Though the band Bush fits into a wider alternative rock style and has experimented with numerous styles — such as electronic, metal and even gentler sounds — the band was never able to escape the initial grunge label it received for Sixteen Stone, and as a result, broke up last decade.
Now reunited — though with only half of the original Sixteen Stone lineup — the band released its first album in a decade, The Sea of Memories.
Thankfully, the record is more than just a rehashing of popular songs or a poor attempt to reclaim the old sound. Instead, The Sea of Memories shows Bush has grown artistically, but still has that creative spark that made its previous albums so strong.
The album opens with “The Mirror of the Signs,” a perfect representation of the new release. It’s a guitar-driven rocker that puts listeners right into the mix. The chorus picks up the energy, but the song flows right into it, with a natural progression rather than a sharp contrast.
The following track, “The Sound of Winter,” feels like a more traditional Bush song, with existential, allusion-heavy lyrics, backed by heavy percussion as seen with a melodic undercurrent provided by guitarist Chris Traynor.
There is something to be said for the lack of Nigel Pulsford, the band’s other creative force in its earlier days, and his aggressive guitar playing. All of the music on the album feels more nuanced, however, there are more layers to each track, and instead of simple pounding chords that drive songs forward, there’s just enough experimentation to make them more complex.
This isn’t an experimental album — there’s a clear thematic and musical focus — but it exists because of the experimentation and fine tuning the band is known for.
Gavin Rossdale’s talent as a vocalist and lyricist is showcased brilliantly. Unlike his recent solo album, which suffered from overproduction and a subdued vocal approach, The Sea of Memories lets him embrace his range and raw style. In “Stand Up,” he transforms his singing in the chorus to a smoother flow, while never making it seem at odds with the verses where he uses his more raw approach.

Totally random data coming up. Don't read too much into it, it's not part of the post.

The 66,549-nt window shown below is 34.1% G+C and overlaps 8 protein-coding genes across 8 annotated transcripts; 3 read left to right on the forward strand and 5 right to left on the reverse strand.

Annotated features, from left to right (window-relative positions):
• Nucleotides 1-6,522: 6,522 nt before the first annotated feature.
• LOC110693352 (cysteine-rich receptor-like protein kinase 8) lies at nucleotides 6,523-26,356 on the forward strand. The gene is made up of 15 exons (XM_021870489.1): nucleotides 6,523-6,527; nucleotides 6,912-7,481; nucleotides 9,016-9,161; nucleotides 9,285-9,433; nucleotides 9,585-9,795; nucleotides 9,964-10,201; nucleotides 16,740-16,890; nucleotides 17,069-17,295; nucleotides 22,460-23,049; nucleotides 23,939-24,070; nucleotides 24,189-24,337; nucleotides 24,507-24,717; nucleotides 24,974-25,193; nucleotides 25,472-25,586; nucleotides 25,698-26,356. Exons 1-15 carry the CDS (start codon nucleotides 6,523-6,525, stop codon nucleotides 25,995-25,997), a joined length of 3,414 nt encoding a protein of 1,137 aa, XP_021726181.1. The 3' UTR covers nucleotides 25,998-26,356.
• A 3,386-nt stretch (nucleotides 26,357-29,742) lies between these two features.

Rossdale still has his stream-of-consciousness, highly evocative wordplay, but like the instrumentation, it feels wizened. Throughout the tracks, Rossdale weaves in motifs of the sea and repetitions to take care of oneself and leave life’s problems behind, most prominently in “All My Life,” “The Afterlife” and then in the final track, “Be Still My Love.”
Bush also proves it can still craft good ballads. The fifth track, “All Night Doctors,” is a piano-driven, tender love song that picks up more instruments as it goes on, putting more emotional weight behind Rossdale’s singing. The gradual build from a quiet musing on love to a plea for passion is handled perfectly.
But that’s not to say Bush doesn’t rock, either. “Afterlife” and “Stand Up” are two fast-paced, rolling jams: the kind of alternative rock that melds energy with a more contemporary, melodic flow. Bush shows in The Sea of Memories that it’s good at ingeniously balancing the mix of hard rock and softer songs. What normally shouldn’t work — like the transition from “Afterlife” to “All Night Doctors” — instead keeps with the album’s natural progression.
The Sea of Memories isn’t perfect, however. “She’s a Stallion,” what seems set up to be the album’s most energetic song, falls completely flat in its execution. Despite a strong, guitar-focused opening, the song falls victim to uneven pacing. It’s strange to find so distinct a dud, especially since it’s placed between the rhythmic “Red Light” and the effective rock song “I Believe in You.”
With the closing song, “Be Still My Love,” Bush wraps up the album on a tender, tragic note. Bringing in the album’s many motifs and putting them into the most romantic lyrics on an album, focused on love and existentialism, Rossdale finds the right energy balance, ending not on a whimper or a bang but rather a mournful goodbye.
Beyond one complete flop of a song, The Sea of Memories is a very cohesive, strong album. It’s clear the band has grown lyrically and musically. The Sea of Memories not only brings Bush back, but shows that eight years after the split, Rossdale and company still have it.